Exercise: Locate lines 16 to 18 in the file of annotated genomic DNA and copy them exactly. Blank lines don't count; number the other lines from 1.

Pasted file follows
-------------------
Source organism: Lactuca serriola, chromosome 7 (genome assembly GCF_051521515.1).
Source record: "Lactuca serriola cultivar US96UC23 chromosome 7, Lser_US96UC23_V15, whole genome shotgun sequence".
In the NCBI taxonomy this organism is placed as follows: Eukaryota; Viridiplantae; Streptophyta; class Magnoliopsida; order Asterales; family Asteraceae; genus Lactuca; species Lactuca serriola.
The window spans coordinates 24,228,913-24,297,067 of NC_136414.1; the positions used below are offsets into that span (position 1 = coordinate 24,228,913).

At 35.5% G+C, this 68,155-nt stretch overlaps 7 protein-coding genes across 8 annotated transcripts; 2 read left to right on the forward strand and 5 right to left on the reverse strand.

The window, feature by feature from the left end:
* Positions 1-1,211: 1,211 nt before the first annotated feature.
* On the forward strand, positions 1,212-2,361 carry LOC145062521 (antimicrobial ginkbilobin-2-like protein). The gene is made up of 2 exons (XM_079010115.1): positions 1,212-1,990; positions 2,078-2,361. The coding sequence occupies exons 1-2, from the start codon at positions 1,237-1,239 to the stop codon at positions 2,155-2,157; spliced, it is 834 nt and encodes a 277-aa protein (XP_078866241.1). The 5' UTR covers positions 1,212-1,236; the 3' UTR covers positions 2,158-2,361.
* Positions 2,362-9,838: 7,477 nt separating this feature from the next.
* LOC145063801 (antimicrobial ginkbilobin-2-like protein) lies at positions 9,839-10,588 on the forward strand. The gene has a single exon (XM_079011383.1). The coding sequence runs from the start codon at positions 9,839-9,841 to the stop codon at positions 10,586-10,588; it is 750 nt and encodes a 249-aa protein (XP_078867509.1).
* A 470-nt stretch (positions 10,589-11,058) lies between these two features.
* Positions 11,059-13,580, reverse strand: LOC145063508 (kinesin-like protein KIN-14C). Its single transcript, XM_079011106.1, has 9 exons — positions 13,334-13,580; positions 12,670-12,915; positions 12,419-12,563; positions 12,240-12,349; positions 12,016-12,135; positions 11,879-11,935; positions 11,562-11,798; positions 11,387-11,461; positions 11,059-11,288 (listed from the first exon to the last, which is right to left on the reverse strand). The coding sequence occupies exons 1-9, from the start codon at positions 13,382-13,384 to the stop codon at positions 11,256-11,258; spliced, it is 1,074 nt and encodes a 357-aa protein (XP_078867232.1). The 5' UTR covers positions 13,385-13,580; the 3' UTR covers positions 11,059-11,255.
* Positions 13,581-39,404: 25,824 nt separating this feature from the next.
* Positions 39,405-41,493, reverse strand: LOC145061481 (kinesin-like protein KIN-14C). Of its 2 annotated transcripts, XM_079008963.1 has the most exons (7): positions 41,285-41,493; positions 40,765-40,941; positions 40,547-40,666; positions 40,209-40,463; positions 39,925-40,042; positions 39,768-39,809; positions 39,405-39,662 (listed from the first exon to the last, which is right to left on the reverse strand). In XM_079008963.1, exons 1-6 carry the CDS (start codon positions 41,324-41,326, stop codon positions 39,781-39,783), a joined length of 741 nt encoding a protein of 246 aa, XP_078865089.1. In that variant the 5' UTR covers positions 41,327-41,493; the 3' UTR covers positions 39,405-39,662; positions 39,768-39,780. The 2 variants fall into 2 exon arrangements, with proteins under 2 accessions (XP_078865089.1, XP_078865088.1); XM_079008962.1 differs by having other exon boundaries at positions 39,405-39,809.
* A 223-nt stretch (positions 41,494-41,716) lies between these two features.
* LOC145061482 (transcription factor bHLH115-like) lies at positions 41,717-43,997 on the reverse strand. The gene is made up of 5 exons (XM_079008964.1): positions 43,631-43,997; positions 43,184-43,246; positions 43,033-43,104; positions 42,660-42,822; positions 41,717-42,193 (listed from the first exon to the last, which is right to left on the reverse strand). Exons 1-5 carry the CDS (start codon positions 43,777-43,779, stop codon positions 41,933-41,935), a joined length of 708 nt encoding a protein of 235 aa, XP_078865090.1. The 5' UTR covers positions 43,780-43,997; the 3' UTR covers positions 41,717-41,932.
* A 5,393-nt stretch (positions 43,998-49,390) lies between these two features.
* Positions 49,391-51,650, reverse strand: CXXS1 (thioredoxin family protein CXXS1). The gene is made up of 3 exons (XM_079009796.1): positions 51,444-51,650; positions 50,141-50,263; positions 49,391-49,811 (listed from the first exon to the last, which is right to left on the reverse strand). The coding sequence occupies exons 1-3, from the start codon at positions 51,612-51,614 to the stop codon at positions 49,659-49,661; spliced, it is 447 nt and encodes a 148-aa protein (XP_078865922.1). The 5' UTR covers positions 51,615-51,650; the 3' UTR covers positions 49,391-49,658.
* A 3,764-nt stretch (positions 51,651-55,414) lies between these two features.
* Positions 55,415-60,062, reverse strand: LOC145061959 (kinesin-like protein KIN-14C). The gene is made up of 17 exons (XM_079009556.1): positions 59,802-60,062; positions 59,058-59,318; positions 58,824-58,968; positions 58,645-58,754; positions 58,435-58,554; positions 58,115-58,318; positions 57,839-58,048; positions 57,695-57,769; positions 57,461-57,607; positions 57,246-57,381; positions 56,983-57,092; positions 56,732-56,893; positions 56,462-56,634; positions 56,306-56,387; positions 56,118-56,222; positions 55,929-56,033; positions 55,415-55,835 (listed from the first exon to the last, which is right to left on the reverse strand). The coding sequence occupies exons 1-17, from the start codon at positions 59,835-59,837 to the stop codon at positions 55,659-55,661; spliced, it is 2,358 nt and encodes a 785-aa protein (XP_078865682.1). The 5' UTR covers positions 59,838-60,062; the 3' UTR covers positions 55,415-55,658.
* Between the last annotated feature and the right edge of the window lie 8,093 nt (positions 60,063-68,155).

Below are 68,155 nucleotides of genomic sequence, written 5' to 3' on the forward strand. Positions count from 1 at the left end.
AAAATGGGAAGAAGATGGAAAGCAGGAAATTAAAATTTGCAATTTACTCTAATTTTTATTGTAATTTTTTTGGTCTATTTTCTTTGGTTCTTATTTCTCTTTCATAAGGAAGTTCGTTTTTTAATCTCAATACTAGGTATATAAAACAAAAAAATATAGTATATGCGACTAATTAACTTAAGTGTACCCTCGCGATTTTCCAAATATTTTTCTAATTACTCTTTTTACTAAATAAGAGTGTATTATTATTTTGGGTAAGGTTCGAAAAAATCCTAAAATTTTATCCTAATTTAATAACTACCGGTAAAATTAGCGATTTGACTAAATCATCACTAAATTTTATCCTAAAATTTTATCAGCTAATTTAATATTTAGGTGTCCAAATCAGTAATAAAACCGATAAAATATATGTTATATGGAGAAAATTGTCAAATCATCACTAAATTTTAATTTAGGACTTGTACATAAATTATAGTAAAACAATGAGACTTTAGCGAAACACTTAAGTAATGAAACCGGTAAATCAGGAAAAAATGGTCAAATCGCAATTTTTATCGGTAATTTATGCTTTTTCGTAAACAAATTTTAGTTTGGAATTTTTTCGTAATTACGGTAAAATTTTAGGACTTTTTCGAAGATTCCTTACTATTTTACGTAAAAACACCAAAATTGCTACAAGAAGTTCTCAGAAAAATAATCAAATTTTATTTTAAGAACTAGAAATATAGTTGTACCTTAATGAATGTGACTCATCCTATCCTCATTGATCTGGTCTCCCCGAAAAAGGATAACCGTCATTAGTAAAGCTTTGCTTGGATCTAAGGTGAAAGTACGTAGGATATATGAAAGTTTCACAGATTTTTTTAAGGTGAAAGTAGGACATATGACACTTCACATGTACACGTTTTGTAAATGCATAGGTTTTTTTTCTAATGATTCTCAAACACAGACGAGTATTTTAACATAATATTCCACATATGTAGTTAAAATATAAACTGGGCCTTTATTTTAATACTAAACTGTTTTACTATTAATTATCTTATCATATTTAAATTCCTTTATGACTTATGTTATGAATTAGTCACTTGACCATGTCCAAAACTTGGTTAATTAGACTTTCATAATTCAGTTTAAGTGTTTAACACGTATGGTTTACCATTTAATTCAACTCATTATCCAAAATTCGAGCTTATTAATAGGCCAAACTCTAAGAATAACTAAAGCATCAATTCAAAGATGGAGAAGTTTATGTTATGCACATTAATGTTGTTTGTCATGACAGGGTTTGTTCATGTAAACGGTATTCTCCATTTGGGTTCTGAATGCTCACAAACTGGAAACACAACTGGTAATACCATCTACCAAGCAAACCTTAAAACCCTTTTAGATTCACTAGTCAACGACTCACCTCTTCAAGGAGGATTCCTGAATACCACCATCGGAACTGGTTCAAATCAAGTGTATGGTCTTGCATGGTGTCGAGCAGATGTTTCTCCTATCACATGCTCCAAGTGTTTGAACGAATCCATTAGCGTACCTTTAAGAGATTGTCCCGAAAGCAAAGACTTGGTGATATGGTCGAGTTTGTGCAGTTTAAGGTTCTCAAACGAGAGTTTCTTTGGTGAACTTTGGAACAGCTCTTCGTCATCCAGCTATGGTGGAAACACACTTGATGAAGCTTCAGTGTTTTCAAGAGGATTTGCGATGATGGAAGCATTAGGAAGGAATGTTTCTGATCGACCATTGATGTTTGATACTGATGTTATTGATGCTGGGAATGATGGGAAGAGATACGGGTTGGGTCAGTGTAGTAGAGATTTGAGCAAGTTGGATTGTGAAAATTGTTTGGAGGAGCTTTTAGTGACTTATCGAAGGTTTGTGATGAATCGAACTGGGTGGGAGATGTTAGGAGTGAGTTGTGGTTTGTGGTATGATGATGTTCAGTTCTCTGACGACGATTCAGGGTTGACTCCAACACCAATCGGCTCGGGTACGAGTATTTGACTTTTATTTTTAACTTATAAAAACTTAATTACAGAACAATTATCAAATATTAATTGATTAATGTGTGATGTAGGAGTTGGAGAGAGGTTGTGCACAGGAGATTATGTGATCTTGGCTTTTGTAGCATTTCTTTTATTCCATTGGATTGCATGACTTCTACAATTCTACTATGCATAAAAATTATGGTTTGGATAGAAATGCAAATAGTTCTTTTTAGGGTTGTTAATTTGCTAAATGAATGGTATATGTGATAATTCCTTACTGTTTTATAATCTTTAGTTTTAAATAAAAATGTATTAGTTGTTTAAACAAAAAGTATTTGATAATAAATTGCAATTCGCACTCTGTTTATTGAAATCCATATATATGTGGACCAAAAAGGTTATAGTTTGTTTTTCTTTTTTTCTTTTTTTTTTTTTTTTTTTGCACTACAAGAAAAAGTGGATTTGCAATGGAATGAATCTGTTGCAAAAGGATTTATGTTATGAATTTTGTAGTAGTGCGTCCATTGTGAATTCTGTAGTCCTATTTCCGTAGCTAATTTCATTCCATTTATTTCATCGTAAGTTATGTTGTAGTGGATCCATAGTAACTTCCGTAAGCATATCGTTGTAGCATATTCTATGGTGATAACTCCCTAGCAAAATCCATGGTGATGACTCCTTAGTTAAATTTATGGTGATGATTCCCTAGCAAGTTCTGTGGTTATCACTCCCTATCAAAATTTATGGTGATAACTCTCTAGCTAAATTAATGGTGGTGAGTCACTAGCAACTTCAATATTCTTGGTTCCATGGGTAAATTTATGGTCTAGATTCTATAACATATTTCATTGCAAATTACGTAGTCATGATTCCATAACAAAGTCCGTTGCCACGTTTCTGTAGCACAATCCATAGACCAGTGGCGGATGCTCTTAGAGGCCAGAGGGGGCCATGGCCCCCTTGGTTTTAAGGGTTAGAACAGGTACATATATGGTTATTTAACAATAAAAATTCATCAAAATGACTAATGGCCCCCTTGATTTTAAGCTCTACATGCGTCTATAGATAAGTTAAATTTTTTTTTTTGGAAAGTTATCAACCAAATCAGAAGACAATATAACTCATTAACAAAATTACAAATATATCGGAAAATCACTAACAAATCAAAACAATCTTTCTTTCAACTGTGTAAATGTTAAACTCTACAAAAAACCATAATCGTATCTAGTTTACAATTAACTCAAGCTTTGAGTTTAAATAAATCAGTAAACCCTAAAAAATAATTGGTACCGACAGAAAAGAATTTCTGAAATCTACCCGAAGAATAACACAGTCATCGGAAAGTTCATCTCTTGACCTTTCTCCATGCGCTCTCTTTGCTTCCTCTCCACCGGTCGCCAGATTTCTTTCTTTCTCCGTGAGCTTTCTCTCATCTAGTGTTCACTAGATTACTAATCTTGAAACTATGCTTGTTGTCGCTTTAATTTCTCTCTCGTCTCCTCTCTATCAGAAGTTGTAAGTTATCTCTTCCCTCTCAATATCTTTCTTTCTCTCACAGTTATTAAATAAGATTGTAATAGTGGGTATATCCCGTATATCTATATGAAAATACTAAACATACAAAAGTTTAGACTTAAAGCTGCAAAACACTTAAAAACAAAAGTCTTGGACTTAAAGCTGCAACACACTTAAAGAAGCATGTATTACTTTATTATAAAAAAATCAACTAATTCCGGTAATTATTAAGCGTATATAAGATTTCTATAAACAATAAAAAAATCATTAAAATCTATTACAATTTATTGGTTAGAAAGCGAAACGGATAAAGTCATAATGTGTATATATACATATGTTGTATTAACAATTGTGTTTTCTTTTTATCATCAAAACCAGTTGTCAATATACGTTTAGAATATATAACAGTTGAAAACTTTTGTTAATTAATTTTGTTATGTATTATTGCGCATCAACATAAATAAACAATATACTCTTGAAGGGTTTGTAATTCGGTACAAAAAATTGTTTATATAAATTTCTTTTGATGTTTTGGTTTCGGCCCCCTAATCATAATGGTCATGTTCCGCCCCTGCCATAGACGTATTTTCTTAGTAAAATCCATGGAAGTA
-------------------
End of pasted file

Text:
* LOC145061482 (transcription factor bHLH115-like) lies at positions 41,717-43,997 on the reverse strand. The gene is made up of 5 exons (XM_079008964.1): positions 43,631-43,997; positions 43,184-43,246; positions 43,033-43,104; positions 42,660-42,822; positions 41,717-42,193 (listed from the first exon to the last, which is right to left on the reverse strand). Exons 1-5 carry the CDS (start codon positions 43,777-43,779, stop codon positions 41,933-41,935), a joined length of 708 nt encoding a protein of 235 aa, XP_078865090.1. The 5' UTR covers positions 43,780-43,997; the 3' UTR covers positions 41,717-41,932.
* A 5,393-nt stretch (positions 43,998-49,390) lies between these two features.
* Positions 49,391-51,650, reverse strand: CXXS1 (thioredoxin family protein CXXS1). The gene is made up of 3 exons (XM_079009796.1): positions 51,444-51,650; positions 50,141-50,263; positions 49,391-49,811 (listed from the first exon to the last, which is right to left on the reverse strand). The coding sequence occupies exons 1-3, from the start codon at positions 51,612-51,614 to the stop codon at positions 49,659-49,661; spliced, it is 447 nt and encodes a 148-aa protein (XP_078865922.1). The 5' UTR covers positions 51,615-51,650; the 3' UTR covers positions 49,391-49,658.